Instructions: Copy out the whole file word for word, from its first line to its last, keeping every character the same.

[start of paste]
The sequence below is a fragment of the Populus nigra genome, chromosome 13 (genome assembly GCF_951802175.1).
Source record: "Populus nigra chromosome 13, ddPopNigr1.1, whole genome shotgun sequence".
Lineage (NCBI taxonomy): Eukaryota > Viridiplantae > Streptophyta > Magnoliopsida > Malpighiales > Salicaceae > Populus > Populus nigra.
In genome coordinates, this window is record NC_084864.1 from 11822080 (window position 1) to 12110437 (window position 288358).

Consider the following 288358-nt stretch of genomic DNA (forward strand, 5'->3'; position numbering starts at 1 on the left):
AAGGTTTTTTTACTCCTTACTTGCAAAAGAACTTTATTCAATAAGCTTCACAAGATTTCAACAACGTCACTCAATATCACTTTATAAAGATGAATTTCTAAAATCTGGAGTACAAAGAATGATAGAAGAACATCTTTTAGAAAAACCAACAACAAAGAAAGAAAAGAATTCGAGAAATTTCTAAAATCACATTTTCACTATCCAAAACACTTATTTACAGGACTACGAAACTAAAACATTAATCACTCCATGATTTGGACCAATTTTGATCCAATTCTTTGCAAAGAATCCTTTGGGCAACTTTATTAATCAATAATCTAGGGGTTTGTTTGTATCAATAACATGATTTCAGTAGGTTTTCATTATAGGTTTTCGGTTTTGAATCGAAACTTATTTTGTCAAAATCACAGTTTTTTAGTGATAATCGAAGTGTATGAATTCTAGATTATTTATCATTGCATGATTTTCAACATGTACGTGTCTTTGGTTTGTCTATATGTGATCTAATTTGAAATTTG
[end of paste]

The sequence below is a fragment of the Populus nigra genome, chromosome 13 (genome assembly GCF_951802175.1).
Source record: "Populus nigra chromosome 13, ddPopNigr1.1, whole genome shotgun sequence".
Lineage (NCBI taxonomy): Eukaryota > Viridiplantae > Streptophyta > Magnoliopsida > Malpighiales > Salicaceae > Populus > Populus nigra.
In genome coordinates, this window is record NC_084864.1 from 11822080 (window position 1) to 12110437 (window position 288358).

Consider the following 288358-nt stretch of genomic DNA (forward strand, 5'->3'; position numbering starts at 1 on the left):
AAGGTTTTTTTACTCCTTACTTGCAAAAGAACTTTATTCAATAAGCTTCACAAGATTTCAACAACGTCACTCAATATCACTTTATAAAGATGAATTTCTAAAATCTGGAGTACAAAGAATGATAGAAGAACATCTTTTAGAAAAACCAACAACAAAGAAAGAAAAGAATTCGAGAAATTTCTAAAATCACATTTTCACTATCCAAAACACTTATTTACAGGACTACGAAACTAAAACATTAATCACTCCATGATTTGGACCAATTTTGATCCAATTCTTTGCAAAGAATCCTTTGGGCAACTTTATTAATCAATAATCTAGGGGTTTGTTTGTATCAATAACATGATTTCAGTAGGTTTTCATTATAGGTTTTCGGTTTTGAATCGAAACTTATTTTGTCAAAATCACAGTTTTTTAGTGATAATCGAAGTGTATGAATTCTAGATTATTTATCATTGCATGATTTTCAACATGTACGTGTCTTTGGTTTGTCTATATGTGATCTAATTTGAAATTTG